“The pilot partnerships allow the Service to work with key community organizations that have been active in wildlife conservation and can help set the stage for expanding the nation’s conservation constituency.”
One of the Pilot programs is: “Creating Urban Oasis in New Haven Harbor Watershed. This Connecticut project will create a network of wildlife–friendly habitat oases and habitat improvements in municipal parks, schoolyards, vacant lots and units of Stewart B. McKinney National Wildlife Refuge.”
The events of the day included presentations, hands on learning, Q & A sessions. While the wildlife refuge side of this project is harder to illustrate, the positive human side of these efforts are extremely evident from the events of this day.
“What’s amazing to witness in the work being done in New Haven is that Audubon Connecticut, and the partners we work with, are doing cutting edge conservation work—the kind that teaches a diversity of young students, and the adults in their community, what it means to connect people and nature, in this case in a section of the Elm City that contains some unrecognized natural beauty. Not only is their work being done to preserve what is beautiful in this community, but it also provides the chance for young people to learn valuable skills, all of which will be important in their lives and in ways that should help them find meaningful employment opportunities in the growing green economy. And all of this is symbolized by one enduring memory—watching a young student from the Barnard School Environmental Studies Magnet school look with knowledge, pride, and affection at the osprey nests in the West River, and the green space that they have created and nurture together with their teachers, project partners, and Audubon Connecticut.” ~ Stewart J. Hudson, Vice President and Executive Director, National Audubon Connecticut.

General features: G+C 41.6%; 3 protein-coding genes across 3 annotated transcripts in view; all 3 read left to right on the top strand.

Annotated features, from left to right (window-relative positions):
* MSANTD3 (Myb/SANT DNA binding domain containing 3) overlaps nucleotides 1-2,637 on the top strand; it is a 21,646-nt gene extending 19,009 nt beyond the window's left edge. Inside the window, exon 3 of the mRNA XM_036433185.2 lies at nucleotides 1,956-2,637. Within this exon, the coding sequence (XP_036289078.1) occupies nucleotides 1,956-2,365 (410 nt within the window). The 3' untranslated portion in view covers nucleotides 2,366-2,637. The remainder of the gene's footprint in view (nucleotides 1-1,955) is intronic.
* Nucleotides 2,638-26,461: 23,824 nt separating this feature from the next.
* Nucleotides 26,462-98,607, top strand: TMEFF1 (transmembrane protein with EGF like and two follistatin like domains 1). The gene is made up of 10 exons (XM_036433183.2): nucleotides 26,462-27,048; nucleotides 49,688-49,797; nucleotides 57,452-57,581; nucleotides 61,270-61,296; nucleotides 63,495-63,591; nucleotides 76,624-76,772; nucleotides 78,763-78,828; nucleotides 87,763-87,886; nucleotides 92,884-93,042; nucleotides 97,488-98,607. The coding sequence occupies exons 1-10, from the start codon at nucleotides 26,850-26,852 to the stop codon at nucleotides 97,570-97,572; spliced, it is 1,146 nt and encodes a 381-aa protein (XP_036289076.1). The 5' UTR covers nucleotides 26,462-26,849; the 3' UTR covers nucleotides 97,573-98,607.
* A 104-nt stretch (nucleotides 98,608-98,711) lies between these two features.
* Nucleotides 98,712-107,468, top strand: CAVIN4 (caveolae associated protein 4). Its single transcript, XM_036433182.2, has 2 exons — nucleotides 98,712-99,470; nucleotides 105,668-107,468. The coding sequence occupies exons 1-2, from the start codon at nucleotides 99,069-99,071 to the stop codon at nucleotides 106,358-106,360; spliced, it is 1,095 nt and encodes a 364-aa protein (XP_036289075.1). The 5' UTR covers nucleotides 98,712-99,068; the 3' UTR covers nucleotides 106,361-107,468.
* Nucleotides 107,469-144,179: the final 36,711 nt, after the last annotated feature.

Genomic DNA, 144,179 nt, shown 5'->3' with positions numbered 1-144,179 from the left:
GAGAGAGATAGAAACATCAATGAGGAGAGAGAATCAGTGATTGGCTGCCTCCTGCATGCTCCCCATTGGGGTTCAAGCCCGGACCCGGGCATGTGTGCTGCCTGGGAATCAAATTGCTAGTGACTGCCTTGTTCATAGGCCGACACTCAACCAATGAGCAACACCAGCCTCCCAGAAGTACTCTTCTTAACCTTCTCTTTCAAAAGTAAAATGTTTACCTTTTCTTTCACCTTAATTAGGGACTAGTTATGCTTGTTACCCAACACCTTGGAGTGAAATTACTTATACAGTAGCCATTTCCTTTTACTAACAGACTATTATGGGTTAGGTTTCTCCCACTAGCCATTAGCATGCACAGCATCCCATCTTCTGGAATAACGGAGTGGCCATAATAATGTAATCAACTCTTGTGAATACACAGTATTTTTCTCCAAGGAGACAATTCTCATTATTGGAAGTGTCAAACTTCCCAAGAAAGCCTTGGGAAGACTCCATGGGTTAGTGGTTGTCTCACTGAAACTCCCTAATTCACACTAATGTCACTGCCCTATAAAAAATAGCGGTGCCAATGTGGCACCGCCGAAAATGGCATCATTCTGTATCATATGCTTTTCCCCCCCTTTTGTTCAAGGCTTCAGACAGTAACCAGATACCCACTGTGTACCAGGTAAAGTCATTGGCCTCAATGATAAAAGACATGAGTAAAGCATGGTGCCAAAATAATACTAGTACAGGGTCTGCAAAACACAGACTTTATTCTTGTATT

Dan Esty, Commissioner, Department of Energy and Environmental Protection established “Commissioner in Your Corner” in 2011 to showcase Connecticut’s natural resources through community meetings and to answer questions on how the state is protecting the environment. Held a Q & A session with students from New Haven’s Common Ground High School.
“Great location for my recent ‘Commissioner in your Corner’ at West River Memorial Park, New Haven,” said Dan Esty, Commissioner of the Department of Energy and Environmental Protection. “It was an enjoyable afternoon visiting there – first to see the fifth graders participate in bird related activities, then meeting with high school students at a live bird demonstration by Audubon Sharon and learning about what a special place New Haven and the park is with all that it provides for visitors from the area and far away. This beautiful location along the West River showcases natural resources and birds in an urban setting,” added Commissioner Esty.”
The extensive partnerships with over a dozen local, regional and national organizations actively participating, received major funding from nine diverse and all this did not happen overnight. These efforts at the local level were effectively brought together by Audubon Connecticut. Here is the funder’s and partner’s support list.
If your interested in Part 2. Audubon Connecticut’s Urban Oases Recongized by USFWS